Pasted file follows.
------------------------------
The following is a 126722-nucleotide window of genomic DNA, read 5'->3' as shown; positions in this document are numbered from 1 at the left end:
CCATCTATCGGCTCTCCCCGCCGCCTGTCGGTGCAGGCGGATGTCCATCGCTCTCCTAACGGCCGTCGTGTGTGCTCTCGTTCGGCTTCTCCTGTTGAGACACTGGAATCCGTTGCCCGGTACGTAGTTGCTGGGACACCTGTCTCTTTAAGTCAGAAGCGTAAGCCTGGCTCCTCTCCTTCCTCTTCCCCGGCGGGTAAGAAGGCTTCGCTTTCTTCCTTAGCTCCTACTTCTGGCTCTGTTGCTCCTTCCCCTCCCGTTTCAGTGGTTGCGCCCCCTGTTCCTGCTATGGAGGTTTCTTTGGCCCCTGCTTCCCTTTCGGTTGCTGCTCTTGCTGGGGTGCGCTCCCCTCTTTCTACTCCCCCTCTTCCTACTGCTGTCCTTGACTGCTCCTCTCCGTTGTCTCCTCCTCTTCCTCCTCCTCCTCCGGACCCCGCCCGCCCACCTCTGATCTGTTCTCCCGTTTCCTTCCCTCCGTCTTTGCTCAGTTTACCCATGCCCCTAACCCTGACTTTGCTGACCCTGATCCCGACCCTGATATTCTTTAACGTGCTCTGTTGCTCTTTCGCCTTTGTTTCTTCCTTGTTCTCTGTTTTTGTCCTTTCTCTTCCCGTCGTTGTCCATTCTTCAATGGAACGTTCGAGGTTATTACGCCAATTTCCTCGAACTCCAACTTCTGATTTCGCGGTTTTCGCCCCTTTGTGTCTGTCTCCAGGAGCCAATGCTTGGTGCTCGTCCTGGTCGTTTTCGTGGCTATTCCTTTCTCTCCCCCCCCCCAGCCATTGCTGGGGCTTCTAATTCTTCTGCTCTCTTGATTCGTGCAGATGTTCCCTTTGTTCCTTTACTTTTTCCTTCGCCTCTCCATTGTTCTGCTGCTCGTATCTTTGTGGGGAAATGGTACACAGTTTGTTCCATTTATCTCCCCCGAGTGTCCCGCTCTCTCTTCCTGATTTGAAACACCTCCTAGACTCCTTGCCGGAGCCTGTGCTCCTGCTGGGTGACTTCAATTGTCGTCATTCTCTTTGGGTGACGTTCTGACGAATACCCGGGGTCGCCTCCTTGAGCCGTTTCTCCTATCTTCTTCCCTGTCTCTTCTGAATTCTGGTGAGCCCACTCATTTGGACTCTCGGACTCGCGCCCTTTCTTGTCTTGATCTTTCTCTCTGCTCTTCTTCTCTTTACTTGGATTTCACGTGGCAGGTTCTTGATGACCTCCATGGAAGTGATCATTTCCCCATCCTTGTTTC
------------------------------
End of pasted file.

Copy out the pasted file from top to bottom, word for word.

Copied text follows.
The following is a 126722-nucleotide window of genomic DNA, read 5'->3' as shown; positions in this document are numbered from 1 at the left end:
CCATCTATCGGCTCTCCCCGCCGCCTGTCGGTGCAGGCGGATGTCCATCGCTCTCCTAACGGCCGTCGTGTGTGCTCTCGTTCGGCTTCTCCTGTTGAGACACTGGAATCCGTTGCCCGGTACGTAGTTGCTGGGACACCTGTCTCTTTAAGTCAGAAGCGTAAGCCTGGCTCCTCTCCTTCCTCTTCCCCGGCGGGTAAGAAGGCTTCGCTTTCTTCCTTAGCTCCTACTTCTGGCTCTGTTGCTCCTTCCCCTCCCGTTTCAGTGGTTGCGCCCCCTGTTCCTGCTATGGAGGTTTCTTTGGCCCCTGCTTCCCTTTCGGTTGCTGCTCTTGCTGGGGTGCGCTCCCCTCTTTCTACTCCCCCTCTTCCTACTGCTGTCCTTGACTGCTCCTCTCCGTTGTCTCCTCCTCTTCCTCCTCCTCCTCCGGACCCCGCCCGCCCACCTCTGATCTGTTCTCCCGTTTCCTTCCCTCCGTCTTTGCTCAGTTTACCCATGCCCCTAACCCTGACTTTGCTGACCCTGATCCCGACCCTGATATTCTTTAACGTGCTCTGTTGCTCTTTCGCCTTTGTTTCTTCCTTGTTCTCTGTTTTTGTCCTTTCTCTTCCCGTCGTTGTCCATTCTTCAATGGAACGTTCGAGGTTATTACGCCAATTTCCTCGAACTCCAACTTCTGATTTCGCGGTTTTCGCCCCTTTGTGTCTGTCTCCAGGAGCCAATGCTTGGTGCTCGTCCTGGTCGTTTTCGTGGCTATTCCTTTCTCTCCCCCCCCCCAGCCATTGCTGGGGCTTCTAATTCTTCTGCTCTCTTGATTCGTGCAGATGTTCCCTTTGTTCCTTTACTTTTTCCTTCGCCTCTCCATTGTTCTGCTGCTCGTATCTTTGTGGGGAAATGGTACACAGTTTGTTCCATTTATCTCCCCCGAGTGTCCCGCTCTCTCTTCCTGATTTGAAACACCTCCTAGACTCCTTGCCGGAGCCTGTGCTCCTGCTGGGTGACTTCAATTGTCGTCATTCTCTTTGGGTGACGTTCTGACGAATACCCGGGGTCGCCTCCTTGAGCCGTTTCTCCTATCTTCTTCCCTGTCTCTTCTGAATTCTGGTGAGCCCACTCATTTGGACTCTCGGACTCGCGCCCTTTCTTGTCTTGATCTTTCTCTCTGCTCTTCTTCTCTTTACTTGGATTTCACGTGGCAGGTTCTTGATGACCTCCATGGAAGTGATCATTTCCCCATCCTTGTTTC